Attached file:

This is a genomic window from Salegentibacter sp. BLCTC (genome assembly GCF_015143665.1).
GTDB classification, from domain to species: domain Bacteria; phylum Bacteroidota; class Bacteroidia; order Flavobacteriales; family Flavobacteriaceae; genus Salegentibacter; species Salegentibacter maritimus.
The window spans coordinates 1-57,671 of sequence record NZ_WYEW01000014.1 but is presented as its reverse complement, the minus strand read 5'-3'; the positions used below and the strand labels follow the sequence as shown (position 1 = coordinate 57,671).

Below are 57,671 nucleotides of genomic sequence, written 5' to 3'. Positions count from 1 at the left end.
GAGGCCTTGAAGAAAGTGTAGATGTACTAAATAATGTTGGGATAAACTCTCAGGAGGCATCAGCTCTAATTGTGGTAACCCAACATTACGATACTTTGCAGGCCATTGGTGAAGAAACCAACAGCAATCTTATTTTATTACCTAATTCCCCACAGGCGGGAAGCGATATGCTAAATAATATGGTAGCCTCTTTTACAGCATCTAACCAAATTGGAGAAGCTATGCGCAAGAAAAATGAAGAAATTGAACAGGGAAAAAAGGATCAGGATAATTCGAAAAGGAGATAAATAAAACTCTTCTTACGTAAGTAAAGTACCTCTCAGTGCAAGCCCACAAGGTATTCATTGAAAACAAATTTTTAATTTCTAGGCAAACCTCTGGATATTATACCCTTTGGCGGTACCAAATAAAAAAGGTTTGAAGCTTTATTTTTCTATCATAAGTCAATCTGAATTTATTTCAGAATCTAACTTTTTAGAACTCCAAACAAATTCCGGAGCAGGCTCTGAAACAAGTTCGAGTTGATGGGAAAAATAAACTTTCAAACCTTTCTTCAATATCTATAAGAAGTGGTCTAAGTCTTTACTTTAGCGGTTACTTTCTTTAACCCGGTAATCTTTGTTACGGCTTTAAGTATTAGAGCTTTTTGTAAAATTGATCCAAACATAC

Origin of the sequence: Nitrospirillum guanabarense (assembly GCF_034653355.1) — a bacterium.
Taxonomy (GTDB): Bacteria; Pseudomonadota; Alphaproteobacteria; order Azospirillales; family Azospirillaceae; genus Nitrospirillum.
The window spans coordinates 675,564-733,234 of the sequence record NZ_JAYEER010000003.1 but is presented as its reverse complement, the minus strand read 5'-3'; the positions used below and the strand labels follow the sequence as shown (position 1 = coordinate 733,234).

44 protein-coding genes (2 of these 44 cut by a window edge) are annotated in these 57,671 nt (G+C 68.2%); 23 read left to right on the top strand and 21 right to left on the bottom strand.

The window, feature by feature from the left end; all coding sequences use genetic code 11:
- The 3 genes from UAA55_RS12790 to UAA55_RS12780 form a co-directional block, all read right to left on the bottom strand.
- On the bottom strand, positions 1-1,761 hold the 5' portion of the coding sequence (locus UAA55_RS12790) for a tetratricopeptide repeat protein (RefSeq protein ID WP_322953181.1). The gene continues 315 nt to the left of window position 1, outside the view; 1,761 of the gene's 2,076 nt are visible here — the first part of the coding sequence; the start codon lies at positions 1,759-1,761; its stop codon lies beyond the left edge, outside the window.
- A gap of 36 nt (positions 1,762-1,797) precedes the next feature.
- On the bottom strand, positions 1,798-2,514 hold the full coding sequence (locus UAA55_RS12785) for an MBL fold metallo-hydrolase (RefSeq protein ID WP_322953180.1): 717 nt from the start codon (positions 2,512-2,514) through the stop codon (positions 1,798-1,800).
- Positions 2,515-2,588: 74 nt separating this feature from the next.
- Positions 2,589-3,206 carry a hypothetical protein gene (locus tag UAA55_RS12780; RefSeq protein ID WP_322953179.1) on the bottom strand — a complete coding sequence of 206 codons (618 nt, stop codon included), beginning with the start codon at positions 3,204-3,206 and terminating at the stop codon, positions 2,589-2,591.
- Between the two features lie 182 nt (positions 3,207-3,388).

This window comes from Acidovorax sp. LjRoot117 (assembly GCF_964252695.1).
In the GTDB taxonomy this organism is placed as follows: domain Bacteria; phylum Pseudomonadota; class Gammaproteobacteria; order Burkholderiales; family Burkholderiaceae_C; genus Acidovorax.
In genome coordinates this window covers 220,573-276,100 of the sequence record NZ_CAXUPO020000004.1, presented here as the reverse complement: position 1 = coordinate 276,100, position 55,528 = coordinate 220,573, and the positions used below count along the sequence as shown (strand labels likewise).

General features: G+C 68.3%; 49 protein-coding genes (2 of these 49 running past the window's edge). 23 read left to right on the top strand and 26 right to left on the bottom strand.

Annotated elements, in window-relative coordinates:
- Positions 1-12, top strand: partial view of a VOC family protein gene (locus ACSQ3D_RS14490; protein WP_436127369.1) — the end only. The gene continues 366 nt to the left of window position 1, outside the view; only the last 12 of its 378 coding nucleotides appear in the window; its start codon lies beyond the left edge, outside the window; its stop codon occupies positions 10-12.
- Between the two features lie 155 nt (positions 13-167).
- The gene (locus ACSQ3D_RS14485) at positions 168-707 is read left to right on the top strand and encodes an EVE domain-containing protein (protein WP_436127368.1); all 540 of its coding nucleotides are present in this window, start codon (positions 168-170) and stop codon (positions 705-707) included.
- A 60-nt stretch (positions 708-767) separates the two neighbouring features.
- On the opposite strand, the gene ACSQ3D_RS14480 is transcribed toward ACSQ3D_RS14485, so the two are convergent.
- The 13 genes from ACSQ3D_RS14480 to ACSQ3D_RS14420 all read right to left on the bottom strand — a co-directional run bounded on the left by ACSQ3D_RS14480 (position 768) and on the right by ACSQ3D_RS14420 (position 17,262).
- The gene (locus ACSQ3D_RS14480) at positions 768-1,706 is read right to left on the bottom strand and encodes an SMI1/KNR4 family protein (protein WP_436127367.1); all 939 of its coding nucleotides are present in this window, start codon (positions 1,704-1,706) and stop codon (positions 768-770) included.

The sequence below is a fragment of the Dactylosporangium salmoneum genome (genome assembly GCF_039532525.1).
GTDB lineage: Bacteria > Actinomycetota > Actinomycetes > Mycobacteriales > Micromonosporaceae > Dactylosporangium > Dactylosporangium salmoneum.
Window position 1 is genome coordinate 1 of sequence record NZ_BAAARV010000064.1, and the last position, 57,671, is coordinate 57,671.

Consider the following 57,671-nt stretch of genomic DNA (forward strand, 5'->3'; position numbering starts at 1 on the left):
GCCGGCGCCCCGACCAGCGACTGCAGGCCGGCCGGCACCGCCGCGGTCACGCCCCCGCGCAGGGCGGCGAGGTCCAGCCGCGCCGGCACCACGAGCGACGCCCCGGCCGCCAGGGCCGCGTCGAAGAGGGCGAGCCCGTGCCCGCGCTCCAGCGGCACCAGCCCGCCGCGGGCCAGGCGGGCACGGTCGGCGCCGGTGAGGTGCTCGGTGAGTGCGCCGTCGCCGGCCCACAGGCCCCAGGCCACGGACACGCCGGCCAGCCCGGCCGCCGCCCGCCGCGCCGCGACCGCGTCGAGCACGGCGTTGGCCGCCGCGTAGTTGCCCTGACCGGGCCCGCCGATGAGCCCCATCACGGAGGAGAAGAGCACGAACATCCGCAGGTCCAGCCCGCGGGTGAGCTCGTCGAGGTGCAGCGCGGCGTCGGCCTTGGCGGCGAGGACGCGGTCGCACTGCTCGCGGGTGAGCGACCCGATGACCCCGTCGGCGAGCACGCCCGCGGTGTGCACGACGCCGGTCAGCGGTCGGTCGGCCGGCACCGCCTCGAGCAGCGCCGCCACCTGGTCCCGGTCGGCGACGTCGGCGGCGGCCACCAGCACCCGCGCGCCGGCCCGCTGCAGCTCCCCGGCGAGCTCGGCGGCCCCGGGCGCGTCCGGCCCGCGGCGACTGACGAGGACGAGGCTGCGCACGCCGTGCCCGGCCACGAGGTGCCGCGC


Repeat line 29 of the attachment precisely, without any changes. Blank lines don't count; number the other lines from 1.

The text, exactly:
- The gene (locus ACSQ3D_RS14480) at positions 768-1,706 is read right to left on the bottom strand and encodes an SMI1/KNR4 family protein (protein WP_436127367.1); all 939 of its coding nucleotides are present in this window, start codon (positions 1,704-1,706) and stop codon (positions 768-770) included.